TAMPA, Fla. - The City of Tampa announced a new team Friday that will be focused on cracking down on illegal construction.
The city's Construction Services Division's Construction Activity Compliance Team officially launched this week after it was approved in November. The team will focus on illegal construction, particularly involving contractors who regularly break the law. The most common issues involve contractors doing work without permits.
J.C. Hudgison, Tampa's chief building official, said the violations are sometimes mistakes. Other times, however, Hudgison said contractors are often trying to cut corners.
"Sometimes we do get legitimate homeowners that they trust the contractor. The contractor is supposed to come down and get a permit, and they just didn't do that part of the process," Hudgison said. "But there are some vacant structures or things like that, we have flippers that are coming by just flipping these houses and just hoping the city doesn't drive down the street or hoping no one notices until they get done and moved on."
Since 2019, the city has received nearly 2,000 complaints related to illegal construction activity and has issued 600 stop-work orders since November.
Prior to the creation of this team, Code Enforcement had been tasked with investigating construction complaints, issuing stop-work orders and Notices of Violation, in addition to its expansive list of other duties. Hudgison said this will help streamline the process.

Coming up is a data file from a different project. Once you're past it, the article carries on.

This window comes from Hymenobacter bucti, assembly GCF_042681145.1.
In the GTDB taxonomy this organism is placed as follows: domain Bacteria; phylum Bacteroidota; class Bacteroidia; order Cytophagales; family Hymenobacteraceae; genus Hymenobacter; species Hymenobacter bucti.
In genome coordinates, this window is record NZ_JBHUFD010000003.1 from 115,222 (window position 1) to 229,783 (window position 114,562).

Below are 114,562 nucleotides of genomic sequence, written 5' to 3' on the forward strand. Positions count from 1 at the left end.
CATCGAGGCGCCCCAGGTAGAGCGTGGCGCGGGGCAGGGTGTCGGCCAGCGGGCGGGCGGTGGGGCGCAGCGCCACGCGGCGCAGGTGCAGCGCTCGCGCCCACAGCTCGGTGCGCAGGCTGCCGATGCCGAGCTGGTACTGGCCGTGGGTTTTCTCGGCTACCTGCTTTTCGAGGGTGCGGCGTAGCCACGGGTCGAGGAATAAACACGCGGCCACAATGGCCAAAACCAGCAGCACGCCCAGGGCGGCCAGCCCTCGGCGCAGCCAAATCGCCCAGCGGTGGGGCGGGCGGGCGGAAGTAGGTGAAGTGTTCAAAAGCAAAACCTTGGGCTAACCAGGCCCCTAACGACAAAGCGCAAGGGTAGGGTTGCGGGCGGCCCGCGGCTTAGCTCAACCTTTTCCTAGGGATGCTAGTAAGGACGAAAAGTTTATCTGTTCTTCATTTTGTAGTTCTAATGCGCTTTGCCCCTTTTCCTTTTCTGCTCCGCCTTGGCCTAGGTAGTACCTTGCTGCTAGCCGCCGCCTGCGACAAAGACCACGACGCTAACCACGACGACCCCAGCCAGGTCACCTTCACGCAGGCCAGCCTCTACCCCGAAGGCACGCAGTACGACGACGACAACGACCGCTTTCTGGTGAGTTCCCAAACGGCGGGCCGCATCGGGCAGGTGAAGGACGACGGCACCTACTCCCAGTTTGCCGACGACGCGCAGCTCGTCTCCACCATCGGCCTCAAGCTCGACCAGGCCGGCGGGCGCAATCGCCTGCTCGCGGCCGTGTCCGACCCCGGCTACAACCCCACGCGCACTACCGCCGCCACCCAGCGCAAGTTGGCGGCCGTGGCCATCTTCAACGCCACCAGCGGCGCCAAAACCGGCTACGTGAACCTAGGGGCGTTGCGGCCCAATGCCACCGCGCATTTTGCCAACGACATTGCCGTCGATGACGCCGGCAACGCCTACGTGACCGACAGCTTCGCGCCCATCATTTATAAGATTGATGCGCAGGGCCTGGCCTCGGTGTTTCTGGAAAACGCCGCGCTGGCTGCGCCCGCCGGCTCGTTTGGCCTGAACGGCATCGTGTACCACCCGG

Moving forward, Notices of Violation will be issued simultaneously with Stop-Work Orders. This begins the legal process and sets a deadline for the offender to come into compliance. If it is not completed by the deadline, a fine of up to $1,000 a day can be issued.
Tampa realtors, including Ali St. Cyr with Tomlin St. Cyr Real Estate Services, said it's important for potential buyers to know whether construction on a home was done properly and with the correct permits.
"If someone's purchasing a home and the current owner has done work on the home that was unpermitted, that required a permit, that could certainly cause an issue. And that's why it's so important to have your own independent inspection done," St. Cyr said.
St. Cyr said these regulations are in place for a reason.
"The reason those rules are in place are to keep everyone safe, including the homeowner. Although some find that it is a bit of a pain to have to go through that process, the reason behind that process is very important," she said. "If you just choose to do the right thing from the get go, there's no decision to be made. If a permit needs to be pulled for work, you pull the permit for the work so that you transfer a home knowing full well that you did everything that you were supposed to to make a safe environment for the new owner."